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“In a few short pages,” writes Francine Prose in her Introduction, “May Sinclair succeeds in rendering the oppressive weight and strength of the chains of family love.” Young Harriett Frean is taught that “behaving beautifully” is paramount, and she becomes a self-sacrificing woman whose choices prove devastating to herself and to those who love her most. An early pioneer of stream-of-consciousness writing, Sinclair employs the technique brilliantly in this finely crafted psychological novel. Evoking the style and depth of her contemporaries Virginia Woolf and D. H. Lawrence, Sinclair’s haunting narrative also reflects her keen interest in the theories of Jung and Freud. The text of this Modern Library 20th Century Rediscovery was set from the first American edition of 1922.
Under the Cover
An excerpt from Life and Death of Harriett Frean
"Pussycat, Pussycat, where have you been?" "I've been to London, to see the Queen." "Pussycat, Pussycat, what did you there?" "I caught a little mouse under the chair."
Her mother said it three times. And each time the Baby Harriett laughed. The sound of her laugh was so funny that she laughed again at that; she kept on laughing, with shriller and shriller squeals.
"I wonder why she thinks it's funny," her mother said.
Her father considered it. "I don't know. The cat perhaps. The cat and the Queen. But no; that isn't funny."
"She sees something in it we don't see, bless her," said her mother.
Each kissed her in turn, and the Baby Harriett stopped laughing suddenly.
"Mamma, did Pussycat see the Queen?"
"No," said Mamma. "Just when the Queen was passing the little mouse came out of its hole and ran under the chair. That's what Pussycat saw."
Every evening before bedtime she said the same rhyme, and Harriett asked the same question.
When Nurse had gone she would lie still in her cot, waiting. The door would open, the big pointed shadow would move over the ceiling, the lattice shadow of the fireguard would fade and go away, and Mamma would come in carrying the lighted candle. Her face shone white between her long, hanging curls. She would stoop over the cot and lift Harriett up, and her face would be hidden in curls. That was the kiss-me-to-sleep kiss. And when she had gone Harriett lay still again, waiting. Presently Papa would come in, large and dark in the firelight. He stooped and she leapt up into his arms. That was the kiss-me-awake kiss; it was their secret.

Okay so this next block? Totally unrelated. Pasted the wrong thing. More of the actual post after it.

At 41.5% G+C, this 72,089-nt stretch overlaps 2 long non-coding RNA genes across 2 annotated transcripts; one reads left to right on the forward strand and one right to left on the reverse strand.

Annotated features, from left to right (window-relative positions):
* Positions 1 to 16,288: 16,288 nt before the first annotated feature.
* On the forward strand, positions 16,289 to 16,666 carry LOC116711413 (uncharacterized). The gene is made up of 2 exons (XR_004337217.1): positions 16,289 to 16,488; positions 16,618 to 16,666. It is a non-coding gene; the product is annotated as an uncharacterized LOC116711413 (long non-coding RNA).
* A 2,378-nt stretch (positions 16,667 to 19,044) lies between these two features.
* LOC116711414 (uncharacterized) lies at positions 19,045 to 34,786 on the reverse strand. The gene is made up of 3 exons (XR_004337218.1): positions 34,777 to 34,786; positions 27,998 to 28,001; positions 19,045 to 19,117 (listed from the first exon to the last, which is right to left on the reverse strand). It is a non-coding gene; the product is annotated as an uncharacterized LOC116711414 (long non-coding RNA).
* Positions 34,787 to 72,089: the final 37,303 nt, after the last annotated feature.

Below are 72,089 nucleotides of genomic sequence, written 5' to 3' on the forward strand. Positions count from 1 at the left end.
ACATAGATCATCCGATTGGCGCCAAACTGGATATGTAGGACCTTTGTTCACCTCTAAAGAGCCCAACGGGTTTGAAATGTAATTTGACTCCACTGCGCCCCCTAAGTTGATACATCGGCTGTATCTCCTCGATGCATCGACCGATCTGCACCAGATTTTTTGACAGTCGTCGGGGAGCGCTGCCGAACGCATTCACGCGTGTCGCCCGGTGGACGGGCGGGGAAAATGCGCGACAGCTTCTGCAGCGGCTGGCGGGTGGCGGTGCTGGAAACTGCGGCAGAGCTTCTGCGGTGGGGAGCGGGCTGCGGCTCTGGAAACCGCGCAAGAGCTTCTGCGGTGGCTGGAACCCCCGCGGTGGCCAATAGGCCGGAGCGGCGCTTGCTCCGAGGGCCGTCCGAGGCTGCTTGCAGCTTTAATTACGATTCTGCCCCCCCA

Then they played. Papa was the Pussycat and she was the little mouse in her hole under the bed-clothes. They played till Papa said, "No more!" and tucked the blankets tight in.
"Now you're kissing like Mamma??"
Hours afterwards they would come again together and stoop over the cot and she wouldn't see them; they would kiss her with soft, light kisses, and she wouldn't know.
She thought: To-night I'll stay awake and see them. But she never did. Only once she dreamed that she heard footsteps and saw the lighted candle, going out of the room; going, going away.
The blue egg stood on the marble top of the cabinet where you could see it from everywhere; it was supported by a gold waistband, by gold hoops and gold legs, and it wore a gold ball with a frill round it like a crown. You would never have guessed what was inside it. You touched a spring in its waistband and it flew open, and then it was a workbox. Gold scissors and thimble and stiletto sitting up in holes cut in white velvet.
The blue egg was the first thing she thought of when she came into the room. There was nothing like that in Connie Hancock's papa's house. It belonged to Mamma.
Harriett thought: If only she could have a birthday and wake up and find that the blue egg belonged to her??
Ida, the wax doll, sat on the drawing-room sofa, dressed ready for the birthday. The darling had real person's eyes made of glass, and real eyelashes and hair. Little finger and toenails were marked in the wax, and she smelt of the lavender her clothes were laid in.
But Emily, the new birthday doll, smelt of composition and of gum and hay; she had flat, painted hair and eyes, and a foolish look on her face, like Nurse's aunt, Mrs. Spinker, when she said "Lawk-a-daisy!" Although Papa had given her Emily, she could never feel for her the real, loving love she felt for Ida.
And her mother had told her that she must lend Ida to Connie Hancock if Connie wanted her.
Mamma couldn't see that such a thing was not possible.
"My darling, you mustn't be selfish. You must do what your little guest wants."
But she had to; and she was sent out of the room because she cried. It was much nicer upstairs in the nursery with Mimi, the Angora cat. Mimi knew that something sorrowful had happened. He sat still, just lifting the root of his tail as you stroked him. If only she could have stayed there with Mimi; but in the end she had to go back to the drawing-room.